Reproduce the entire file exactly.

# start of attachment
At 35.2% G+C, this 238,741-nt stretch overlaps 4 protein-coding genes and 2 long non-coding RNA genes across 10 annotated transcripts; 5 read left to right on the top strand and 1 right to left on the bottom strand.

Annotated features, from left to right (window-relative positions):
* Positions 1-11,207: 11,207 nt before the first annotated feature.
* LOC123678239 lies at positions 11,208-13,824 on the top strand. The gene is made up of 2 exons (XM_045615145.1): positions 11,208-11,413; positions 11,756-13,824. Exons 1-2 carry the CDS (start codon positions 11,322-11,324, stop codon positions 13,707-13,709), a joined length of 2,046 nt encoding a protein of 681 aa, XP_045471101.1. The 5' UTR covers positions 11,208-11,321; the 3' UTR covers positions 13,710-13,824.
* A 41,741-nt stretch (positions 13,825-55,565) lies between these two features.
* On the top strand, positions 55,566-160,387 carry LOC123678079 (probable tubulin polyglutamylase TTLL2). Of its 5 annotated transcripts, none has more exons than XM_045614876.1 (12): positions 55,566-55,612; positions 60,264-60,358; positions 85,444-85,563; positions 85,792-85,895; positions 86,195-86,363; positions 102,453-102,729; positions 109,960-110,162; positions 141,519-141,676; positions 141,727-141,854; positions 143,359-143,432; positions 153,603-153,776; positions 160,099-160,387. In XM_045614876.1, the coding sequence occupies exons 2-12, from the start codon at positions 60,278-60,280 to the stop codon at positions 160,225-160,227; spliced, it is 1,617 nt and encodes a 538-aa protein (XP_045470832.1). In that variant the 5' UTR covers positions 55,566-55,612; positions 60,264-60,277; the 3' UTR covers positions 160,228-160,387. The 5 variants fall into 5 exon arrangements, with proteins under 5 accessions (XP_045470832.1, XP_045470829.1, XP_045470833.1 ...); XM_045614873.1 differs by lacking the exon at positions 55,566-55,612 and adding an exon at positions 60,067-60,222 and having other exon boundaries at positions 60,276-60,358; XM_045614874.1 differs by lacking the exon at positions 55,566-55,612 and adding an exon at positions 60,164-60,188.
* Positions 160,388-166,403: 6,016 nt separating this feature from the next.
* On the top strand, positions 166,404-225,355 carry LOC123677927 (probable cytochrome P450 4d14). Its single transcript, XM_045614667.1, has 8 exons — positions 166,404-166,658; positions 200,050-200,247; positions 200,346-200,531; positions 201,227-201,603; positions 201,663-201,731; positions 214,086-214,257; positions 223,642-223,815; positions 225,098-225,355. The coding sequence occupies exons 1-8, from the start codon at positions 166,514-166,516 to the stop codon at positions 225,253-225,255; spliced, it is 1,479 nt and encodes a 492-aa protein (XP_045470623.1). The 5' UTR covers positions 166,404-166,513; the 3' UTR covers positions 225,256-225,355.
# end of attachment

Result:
At 35.2% G+C, this 238,741-nt stretch overlaps 4 protein-coding genes and 2 long non-coding RNA genes across 10 annotated transcripts; 5 read left to right on the top strand and 1 right to left on the bottom strand.

Annotated features, from left to right (window-relative positions):
* Positions 1-11,207: 11,207 nt before the first annotated feature.
* LOC123678239 lies at positions 11,208-13,824 on the top strand. The gene is made up of 2 exons (XM_045615145.1): positions 11,208-11,413; positions 11,756-13,824. Exons 1-2 carry the CDS (start codon positions 11,322-11,324, stop codon positions 13,707-13,709), a joined length of 2,046 nt encoding a protein of 681 aa, XP_045471101.1. The 5' UTR covers positions 11,208-11,321; the 3' UTR covers positions 13,710-13,824.
* A 41,741-nt stretch (positions 13,825-55,565) lies between these two features.
* On the top strand, positions 55,566-160,387 carry LOC123678079 (probable tubulin polyglutamylase TTLL2). Of its 5 annotated transcripts, none has more exons than XM_045614876.1 (12): positions 55,566-55,612; positions 60,264-60,358; positions 85,444-85,563; positions 85,792-85,895; positions 86,195-86,363; positions 102,453-102,729; positions 109,960-110,162; positions 141,519-141,676; positions 141,727-141,854; positions 143,359-143,432; positions 153,603-153,776; positions 160,099-160,387. In XM_045614876.1, the coding sequence occupies exons 2-12, from the start codon at positions 60,278-60,280 to the stop codon at positions 160,225-160,227; spliced, it is 1,617 nt and encodes a 538-aa protein (XP_045470832.1). In that variant the 5' UTR covers positions 55,566-55,612; positions 60,264-60,277; the 3' UTR covers positions 160,228-160,387. The 5 variants fall into 5 exon arrangements, with proteins under 5 accessions (XP_045470832.1, XP_045470829.1, XP_045470833.1 ...); XM_045614873.1 differs by lacking the exon at positions 55,566-55,612 and adding an exon at positions 60,067-60,222 and having other exon boundaries at positions 60,276-60,358; XM_045614874.1 differs by lacking the exon at positions 55,566-55,612 and adding an exon at positions 60,164-60,188.
* Positions 160,388-166,403: 6,016 nt separating this feature from the next.
* On the top strand, positions 166,404-225,355 carry LOC123677927 (probable cytochrome P450 4d14). Its single transcript, XM_045614667.1, has 8 exons — positions 166,404-166,658; positions 200,050-200,247; positions 200,346-200,531; positions 201,227-201,603; positions 201,663-201,731; positions 214,086-214,257; positions 223,642-223,815; positions 225,098-225,355. The coding sequence occupies exons 1-8, from the start codon at positions 166,514-166,516 to the stop codon at positions 225,253-225,255; spliced, it is 1,479 nt and encodes a 492-aa protein (XP_045470623.1). The 5' UTR covers positions 166,404-166,513; the 3' UTR covers positions 225,256-225,355.